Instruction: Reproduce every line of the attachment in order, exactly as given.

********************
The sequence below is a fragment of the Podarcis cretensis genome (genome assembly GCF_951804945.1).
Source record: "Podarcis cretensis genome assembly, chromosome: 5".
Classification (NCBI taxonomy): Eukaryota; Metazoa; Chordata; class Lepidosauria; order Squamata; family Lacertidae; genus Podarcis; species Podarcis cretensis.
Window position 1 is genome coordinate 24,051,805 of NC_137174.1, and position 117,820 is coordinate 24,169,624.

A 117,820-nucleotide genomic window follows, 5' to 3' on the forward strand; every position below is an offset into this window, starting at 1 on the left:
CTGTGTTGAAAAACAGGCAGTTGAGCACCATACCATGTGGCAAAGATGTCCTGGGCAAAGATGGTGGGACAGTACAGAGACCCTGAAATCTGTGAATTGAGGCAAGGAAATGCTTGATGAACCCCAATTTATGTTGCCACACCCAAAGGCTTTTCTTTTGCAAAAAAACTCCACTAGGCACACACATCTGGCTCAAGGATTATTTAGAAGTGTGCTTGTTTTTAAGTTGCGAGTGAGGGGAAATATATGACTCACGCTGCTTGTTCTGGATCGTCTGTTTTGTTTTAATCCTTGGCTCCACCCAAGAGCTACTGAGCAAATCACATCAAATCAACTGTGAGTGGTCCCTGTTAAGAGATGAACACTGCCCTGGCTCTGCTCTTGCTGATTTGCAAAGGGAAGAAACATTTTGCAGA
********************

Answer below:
The sequence below is a fragment of the Podarcis cretensis genome (genome assembly GCF_951804945.1).
Source record: "Podarcis cretensis genome assembly, chromosome: 5".
Classification (NCBI taxonomy): Eukaryota; Metazoa; Chordata; class Lepidosauria; order Squamata; family Lacertidae; genus Podarcis; species Podarcis cretensis.
Window position 1 is genome coordinate 24,051,805 of NC_137174.1, and position 117,820 is coordinate 24,169,624.

A 117,820-nucleotide genomic window follows, 5' to 3' on the forward strand; every position below is an offset into this window, starting at 1 on the left:
CTGTGTTGAAAAACAGGCAGTTGAGCACCATACCATGTGGCAAAGATGTCCTGGGCAAAGATGGTGGGACAGTACAGAGACCCTGAAATCTGTGAATTGAGGCAAGGAAATGCTTGATGAACCCCAATTTATGTTGCCACACCCAAAGGCTTTTCTTTTGCAAAAAAACTCCACTAGGCACACACATCTGGCTCAAGGATTATTTAGAAGTGTGCTTGTTTTTAAGTTGCGAGTGAGGGGAAATATATGACTCACGCTGCTTGTTCTGGATCGTCTGTTTTGTTTTAATCCTTGGCTCCACCCAAGAGCTACTGAGCAAATCACATCAAATCAACTGTGAGTGGTCCCTGTTAAGAGATGAACACTGCCCTGGCTCTGCTCTTGCTGATTTGCAAAGGGAAGAAACATTTTGCAGA